Actor Steven Berkoff returns to writing verse drama for the first time in decades with this entertaining if slight production.
Berkoff is an actor recovering from hostile reviews of his first outing as a playwright. Licking his wounds, he is comforted by the kind words of his playwright friend played by Jay Benedict, who insists he is a fantastic actor and the critics could not forgive his presumption. And the mutual flattery escalates even further when their actress friend played by Andree Bernard arrives, to be told what a great artiste she is; even if she is understudying a soap star on the West End. And then things kick off into not so much a lament as a tirade, at the state of the West End, the cult of theatre directors, the arrogance of playwrights, and, above all, the agony of the actor’s life and the importance of what they do night after night; for themselves and for the audience.
That might sound a bit off-putting, but this splenetic hour is filled with humour and self-awareness. Berkoff knows that an actor turned playwright moaning about revivals in the West End, and how directors like them because they get a cut of the proceeds, will seem dangerously like personal carping by Berkoff himself. And so he turns it up to 11: we get Berkoff moving himself to tears over the West End being a morgue; “Poor Chekhov dragged out again, leave the poor bloody sod alone”; full of clueless screen actors; “If you don’t remember your lines you do it fifty more bloody times. But in theatre there is only one take, and it goes on all night, every night, until you get it right!”; while dedicated actors like Berkoff and Bernard are left on the scrapheap, abandoned even by Benedict.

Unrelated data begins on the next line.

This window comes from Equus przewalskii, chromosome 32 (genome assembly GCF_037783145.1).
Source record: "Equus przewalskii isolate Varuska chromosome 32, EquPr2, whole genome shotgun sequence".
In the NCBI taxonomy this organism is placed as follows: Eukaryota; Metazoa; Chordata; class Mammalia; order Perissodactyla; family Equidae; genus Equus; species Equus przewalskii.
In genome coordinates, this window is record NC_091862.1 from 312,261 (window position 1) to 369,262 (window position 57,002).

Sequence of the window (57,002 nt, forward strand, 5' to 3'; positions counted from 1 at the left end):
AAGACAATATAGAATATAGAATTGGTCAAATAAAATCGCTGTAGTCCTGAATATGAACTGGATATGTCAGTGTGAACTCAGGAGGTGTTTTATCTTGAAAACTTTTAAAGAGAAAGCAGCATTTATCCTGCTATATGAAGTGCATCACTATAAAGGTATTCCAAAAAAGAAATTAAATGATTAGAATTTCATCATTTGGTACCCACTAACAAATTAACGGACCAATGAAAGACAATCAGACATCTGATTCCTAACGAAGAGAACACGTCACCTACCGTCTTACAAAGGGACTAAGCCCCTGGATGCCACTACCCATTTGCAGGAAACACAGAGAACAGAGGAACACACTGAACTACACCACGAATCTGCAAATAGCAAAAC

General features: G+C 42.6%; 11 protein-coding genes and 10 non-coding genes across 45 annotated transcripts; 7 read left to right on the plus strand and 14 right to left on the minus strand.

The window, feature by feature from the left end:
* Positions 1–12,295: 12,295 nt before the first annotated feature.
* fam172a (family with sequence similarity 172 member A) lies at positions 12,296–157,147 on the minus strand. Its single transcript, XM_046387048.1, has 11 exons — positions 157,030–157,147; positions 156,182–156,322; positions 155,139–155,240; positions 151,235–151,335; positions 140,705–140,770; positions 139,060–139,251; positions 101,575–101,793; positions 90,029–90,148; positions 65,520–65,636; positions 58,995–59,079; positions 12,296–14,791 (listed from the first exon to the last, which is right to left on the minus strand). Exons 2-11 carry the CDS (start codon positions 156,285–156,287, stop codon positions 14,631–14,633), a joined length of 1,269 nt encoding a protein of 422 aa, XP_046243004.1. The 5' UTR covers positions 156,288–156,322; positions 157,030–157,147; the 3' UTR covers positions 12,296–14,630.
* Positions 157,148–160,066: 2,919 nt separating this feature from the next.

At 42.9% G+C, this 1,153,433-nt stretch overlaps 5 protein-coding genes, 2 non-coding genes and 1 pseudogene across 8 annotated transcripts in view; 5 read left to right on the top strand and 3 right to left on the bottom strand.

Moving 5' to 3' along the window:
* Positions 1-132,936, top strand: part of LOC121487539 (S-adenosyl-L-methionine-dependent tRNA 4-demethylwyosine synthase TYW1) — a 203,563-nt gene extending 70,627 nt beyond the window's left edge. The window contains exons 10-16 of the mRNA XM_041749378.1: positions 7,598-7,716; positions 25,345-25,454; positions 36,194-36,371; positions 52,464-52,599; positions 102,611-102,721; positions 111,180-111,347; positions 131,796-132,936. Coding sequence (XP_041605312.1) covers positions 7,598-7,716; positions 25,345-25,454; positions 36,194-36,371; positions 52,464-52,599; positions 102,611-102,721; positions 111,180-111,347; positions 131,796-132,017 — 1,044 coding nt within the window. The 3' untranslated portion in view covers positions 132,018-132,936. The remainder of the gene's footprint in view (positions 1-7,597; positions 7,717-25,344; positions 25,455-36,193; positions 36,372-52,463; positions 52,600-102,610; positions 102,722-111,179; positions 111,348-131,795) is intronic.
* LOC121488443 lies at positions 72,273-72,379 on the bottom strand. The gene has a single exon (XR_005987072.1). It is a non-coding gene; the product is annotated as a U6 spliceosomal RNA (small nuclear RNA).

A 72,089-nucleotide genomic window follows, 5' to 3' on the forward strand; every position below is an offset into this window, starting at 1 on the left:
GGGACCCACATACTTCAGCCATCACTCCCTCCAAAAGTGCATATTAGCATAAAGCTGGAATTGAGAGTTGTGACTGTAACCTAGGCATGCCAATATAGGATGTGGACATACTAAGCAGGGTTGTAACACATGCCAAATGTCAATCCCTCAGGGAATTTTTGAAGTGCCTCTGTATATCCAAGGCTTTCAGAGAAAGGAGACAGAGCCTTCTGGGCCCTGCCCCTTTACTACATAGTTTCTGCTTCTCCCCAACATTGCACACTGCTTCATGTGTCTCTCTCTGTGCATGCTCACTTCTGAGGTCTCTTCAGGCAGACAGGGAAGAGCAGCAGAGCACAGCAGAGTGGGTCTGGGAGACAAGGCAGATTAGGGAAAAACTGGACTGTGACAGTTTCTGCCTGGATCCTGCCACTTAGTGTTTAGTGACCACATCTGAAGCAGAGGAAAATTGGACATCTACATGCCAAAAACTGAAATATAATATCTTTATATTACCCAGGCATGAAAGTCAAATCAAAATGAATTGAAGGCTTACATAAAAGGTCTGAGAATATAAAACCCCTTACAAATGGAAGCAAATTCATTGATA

Berkoff’s use of verse is not like Joss Whedon’s use of rhyme in his musicals. You’re rarely waiting for a pay-off from a Berkoff line, instead it sounds like normal speech with the occasional unexpected rhyme. And, performed on a bare stage, with only an ornate chair for decoration, the focus is on the physical theatre Berkoff perfected after studying at the Lecoq school in Paris; so well displayed in Ballyturk some weeks back by a younger veteran of that school, Mikel Murfi. Imaginary cigarettes are lit with hands where the thumb waggles for the flame of a lighter. Othello, Macbeth, and Lear come to life for a few lines by dint of a change in posture and tone of voice. Berkoff ages himself by stooping and playing deaf. Indeed by the end Berkoff, age 77, was drenched in sweat…
The Actor’s Lament is a late and almost disappointingly short work from a master, but, while his age precludes the full powerhouse style of his youth, his physical theatre is still to be revered.
The Actor’s Lament continues its run at the Gaiety Theatre until September 6th.